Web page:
Upper renal tract TCCs can be difficult to diagnose in the general population, even with the use of contrast computed tomography and cytology. The diagnosis of TCC in native kidneys in the transplant population is even more difficult. This is partly because of a reluctance to use contrast-enhanced computed tomography to avoid contrast-induced nephropathy and the limited opacification of any luminal lesions due to reduced excretion of contrast from poorly functioning native kidneys.

The European Association of Urology guidelines recommend the use of cytology in patients with microhematuria, analgesic nephropathy, or previous history of urothelial carcinoma.17 However, results from urine cytology, which is often used in the general population, also are affected by the limited function of native kidneys of transplant patients. These pose significant challenges in the diagnoses of TCCs in native kidneys, both before and after and transplant. Unlike RCC, the rates of TCC after transplant are lower, with an incidence of 2%,9 although this incidence appears to be altered less by immunosuppressive medications.8,18 However, in patients diagnosed with TCC, a previous transplant is also associated with poorer outcomes.19 Because our aim was to investigate the incidence of these malignancies, risk factors, including the length of immunosuppression, were not formally investigated.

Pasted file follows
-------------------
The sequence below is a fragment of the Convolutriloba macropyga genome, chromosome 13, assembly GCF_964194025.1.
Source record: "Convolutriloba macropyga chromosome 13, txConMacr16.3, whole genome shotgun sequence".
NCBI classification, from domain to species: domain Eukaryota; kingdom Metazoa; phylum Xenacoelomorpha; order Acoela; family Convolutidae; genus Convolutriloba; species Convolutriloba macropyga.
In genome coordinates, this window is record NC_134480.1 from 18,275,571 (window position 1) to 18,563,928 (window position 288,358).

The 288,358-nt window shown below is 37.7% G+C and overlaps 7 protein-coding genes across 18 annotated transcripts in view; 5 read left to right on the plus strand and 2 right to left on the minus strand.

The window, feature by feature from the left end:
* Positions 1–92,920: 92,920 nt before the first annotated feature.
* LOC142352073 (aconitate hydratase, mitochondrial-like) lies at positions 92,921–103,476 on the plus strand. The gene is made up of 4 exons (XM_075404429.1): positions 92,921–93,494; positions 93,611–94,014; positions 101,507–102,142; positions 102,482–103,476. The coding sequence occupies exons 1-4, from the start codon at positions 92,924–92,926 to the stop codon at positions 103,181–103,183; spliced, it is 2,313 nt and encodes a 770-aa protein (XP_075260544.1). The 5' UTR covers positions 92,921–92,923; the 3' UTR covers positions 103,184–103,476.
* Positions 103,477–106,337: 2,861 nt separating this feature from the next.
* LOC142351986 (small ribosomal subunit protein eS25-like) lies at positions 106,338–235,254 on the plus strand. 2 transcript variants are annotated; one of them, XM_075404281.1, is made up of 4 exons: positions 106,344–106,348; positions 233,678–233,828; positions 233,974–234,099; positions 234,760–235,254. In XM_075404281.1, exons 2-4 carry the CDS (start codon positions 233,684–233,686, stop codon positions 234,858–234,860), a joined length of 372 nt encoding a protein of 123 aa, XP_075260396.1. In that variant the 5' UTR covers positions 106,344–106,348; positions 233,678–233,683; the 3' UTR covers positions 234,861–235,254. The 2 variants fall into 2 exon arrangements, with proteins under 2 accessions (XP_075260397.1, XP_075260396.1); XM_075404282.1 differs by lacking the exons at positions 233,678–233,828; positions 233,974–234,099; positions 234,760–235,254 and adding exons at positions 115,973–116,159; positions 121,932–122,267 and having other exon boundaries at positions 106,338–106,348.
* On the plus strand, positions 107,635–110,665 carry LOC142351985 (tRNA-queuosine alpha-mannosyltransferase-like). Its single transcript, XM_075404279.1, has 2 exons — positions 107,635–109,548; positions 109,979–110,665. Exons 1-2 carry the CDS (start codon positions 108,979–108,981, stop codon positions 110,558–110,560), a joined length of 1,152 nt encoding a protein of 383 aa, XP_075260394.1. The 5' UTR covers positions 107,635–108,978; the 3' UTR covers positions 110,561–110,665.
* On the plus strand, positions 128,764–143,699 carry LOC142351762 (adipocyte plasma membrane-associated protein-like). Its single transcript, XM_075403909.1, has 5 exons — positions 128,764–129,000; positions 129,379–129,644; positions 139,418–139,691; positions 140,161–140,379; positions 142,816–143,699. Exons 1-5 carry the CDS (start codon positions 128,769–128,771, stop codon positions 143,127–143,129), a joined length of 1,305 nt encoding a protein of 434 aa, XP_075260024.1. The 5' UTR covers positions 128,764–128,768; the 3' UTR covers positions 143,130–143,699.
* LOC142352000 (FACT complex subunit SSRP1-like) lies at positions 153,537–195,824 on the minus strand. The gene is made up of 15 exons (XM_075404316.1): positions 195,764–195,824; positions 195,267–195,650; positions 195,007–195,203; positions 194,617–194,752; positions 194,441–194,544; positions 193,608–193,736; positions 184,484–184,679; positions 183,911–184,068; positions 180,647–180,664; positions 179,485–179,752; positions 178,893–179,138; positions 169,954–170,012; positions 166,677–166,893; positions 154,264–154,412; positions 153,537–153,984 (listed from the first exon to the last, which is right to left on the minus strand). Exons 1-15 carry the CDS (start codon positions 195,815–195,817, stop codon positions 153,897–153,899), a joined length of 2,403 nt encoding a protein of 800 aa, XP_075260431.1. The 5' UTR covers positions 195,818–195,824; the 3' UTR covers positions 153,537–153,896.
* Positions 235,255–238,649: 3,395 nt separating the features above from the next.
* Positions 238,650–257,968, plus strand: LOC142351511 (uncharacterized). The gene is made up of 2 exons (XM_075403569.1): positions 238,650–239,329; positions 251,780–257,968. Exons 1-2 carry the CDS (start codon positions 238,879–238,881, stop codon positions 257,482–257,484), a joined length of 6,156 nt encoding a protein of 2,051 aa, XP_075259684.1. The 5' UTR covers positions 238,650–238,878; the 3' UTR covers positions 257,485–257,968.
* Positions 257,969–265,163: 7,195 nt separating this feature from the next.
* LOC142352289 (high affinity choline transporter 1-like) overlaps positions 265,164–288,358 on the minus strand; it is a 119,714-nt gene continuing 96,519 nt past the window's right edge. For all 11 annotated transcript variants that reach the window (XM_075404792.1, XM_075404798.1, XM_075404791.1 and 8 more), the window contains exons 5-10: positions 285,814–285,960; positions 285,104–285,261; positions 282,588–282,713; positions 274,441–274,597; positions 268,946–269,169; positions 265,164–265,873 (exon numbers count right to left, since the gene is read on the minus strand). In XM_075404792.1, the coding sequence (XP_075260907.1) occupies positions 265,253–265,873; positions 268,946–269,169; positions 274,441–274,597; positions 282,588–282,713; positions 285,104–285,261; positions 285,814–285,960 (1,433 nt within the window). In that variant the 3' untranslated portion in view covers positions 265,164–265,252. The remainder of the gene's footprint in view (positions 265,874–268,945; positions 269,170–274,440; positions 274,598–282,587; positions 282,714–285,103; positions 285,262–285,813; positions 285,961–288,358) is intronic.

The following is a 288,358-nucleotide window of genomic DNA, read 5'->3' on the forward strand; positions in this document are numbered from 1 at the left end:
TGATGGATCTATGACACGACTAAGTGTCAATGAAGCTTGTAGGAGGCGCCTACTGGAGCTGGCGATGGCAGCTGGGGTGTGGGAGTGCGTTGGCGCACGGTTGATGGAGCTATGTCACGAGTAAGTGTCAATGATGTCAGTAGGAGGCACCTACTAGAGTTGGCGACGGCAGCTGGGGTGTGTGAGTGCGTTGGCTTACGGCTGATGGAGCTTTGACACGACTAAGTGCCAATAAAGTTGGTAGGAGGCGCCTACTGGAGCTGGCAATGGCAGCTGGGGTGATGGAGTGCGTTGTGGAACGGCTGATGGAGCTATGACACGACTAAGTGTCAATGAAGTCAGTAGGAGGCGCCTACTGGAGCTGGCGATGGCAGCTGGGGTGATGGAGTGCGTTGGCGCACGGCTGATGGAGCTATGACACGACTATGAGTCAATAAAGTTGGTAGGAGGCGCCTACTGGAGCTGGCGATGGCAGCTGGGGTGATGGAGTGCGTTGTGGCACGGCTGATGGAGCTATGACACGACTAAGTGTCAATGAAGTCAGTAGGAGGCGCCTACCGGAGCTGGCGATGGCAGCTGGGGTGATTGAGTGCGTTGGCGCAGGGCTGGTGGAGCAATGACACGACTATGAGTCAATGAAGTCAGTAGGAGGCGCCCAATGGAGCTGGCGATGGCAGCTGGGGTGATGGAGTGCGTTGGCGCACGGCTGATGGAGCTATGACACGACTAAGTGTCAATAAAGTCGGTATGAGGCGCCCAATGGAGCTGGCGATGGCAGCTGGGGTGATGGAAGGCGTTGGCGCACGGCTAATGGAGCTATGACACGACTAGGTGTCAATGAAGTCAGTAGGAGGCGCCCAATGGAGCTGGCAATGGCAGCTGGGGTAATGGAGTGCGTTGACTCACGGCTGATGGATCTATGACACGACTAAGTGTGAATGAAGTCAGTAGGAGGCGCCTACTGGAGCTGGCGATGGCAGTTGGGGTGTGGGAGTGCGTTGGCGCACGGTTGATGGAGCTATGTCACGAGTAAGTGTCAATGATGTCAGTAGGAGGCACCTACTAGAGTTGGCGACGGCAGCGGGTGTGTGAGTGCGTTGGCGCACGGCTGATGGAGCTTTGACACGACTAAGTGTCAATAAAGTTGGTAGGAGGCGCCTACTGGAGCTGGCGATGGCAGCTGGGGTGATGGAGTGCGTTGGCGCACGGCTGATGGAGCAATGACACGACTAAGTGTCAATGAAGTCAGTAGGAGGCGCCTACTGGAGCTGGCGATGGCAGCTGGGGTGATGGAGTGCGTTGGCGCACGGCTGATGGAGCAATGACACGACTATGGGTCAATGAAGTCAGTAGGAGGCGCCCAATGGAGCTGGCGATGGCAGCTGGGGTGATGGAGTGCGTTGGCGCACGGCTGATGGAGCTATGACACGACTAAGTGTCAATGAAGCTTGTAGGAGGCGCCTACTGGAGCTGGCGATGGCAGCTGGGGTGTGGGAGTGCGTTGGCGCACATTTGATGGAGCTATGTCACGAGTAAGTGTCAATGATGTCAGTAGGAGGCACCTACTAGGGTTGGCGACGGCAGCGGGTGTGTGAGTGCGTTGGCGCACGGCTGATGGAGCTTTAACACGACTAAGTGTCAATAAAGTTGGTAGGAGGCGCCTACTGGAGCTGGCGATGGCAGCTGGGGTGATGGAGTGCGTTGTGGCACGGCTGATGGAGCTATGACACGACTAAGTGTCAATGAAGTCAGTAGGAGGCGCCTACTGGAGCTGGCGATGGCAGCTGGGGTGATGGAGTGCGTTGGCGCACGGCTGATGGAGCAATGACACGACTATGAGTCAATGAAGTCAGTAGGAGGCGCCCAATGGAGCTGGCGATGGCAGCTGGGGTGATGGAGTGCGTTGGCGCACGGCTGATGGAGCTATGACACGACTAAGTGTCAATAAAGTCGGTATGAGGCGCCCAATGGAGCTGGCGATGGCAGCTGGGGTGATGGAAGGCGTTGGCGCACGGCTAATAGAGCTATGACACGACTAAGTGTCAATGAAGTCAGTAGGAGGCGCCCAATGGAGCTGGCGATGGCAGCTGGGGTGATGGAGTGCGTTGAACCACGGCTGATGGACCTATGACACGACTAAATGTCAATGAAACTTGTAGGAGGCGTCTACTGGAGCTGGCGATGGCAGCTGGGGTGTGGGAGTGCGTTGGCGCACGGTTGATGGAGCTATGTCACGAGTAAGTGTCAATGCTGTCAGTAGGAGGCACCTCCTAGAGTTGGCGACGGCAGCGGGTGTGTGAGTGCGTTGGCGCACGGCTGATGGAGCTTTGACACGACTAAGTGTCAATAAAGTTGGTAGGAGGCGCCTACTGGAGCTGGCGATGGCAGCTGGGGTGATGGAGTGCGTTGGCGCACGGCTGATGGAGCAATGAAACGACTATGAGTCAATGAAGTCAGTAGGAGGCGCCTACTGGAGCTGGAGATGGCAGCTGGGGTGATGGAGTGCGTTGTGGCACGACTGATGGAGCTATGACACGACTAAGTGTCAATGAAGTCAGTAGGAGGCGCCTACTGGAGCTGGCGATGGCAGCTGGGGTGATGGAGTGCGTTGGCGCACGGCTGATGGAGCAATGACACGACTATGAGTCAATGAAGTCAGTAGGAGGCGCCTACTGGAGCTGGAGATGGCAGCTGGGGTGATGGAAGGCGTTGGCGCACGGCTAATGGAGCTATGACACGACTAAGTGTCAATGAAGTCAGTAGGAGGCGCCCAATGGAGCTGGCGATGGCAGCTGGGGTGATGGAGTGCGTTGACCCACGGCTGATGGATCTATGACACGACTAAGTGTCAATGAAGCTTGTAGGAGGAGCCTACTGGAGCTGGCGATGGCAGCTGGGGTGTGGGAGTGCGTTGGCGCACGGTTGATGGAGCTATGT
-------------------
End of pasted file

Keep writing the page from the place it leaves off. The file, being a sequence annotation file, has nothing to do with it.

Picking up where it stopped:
Cigarette smoking, hypertension, obesity, and family history are well-established risk factors for RCC. In addition, the risk of developing of RCC has been shown to be increased with greater duration of end-stage kidney disease and by the development of acquired cystic disease.20 Therefore, improvements in allograft and recipient outcomes, with longer survival after reaching end-stage kidney disease, are likely to be associated with further increases in the occurrence of RCC.6 The survival rate of patients diagnosed with malignancy after transplant, including RCC, also appears to be lower than the general population.19 Despite the increased incidence and poor outcomes after kidney transplant, no trials assessing the role of screening for RCC in this population have been conducted and previous attempts to model the performance of screening by ultrasound were not shown to be cost effective.21 The current recommendations of the European Association of Urologists for screening of renal cancer in transplant patients suggest annual screening of the allografts and native kidneys to detect renal tumors.17 However, the American Society of Transplantation and the Kidney Disease Improving Global Outcomes Clinical Practice Guidelines for the Care of the Kidney Transplant Recipient do not recommend routine screening for renal cancers after transplant.22 Although routine annual ultrasonographic screening for renal cancer may improve survival by up to 25%, it has not shown to be cost effective for transplant recipients, even for those at high risk of disease.21 Some of the underlying limitations in use of ultrasonography as a screening tool are user dependence, lower sensitivity and specificity in detecting small tumors (< 3 cm), and uncertain performance in the presence of cystic kidney disease and small scarred kidneys, which are commonly present in patients with chronic kidney disease.21 Contrast-enhanced computer tomography scans have risks of contrast-induced nephropathy and acute kidney injury.21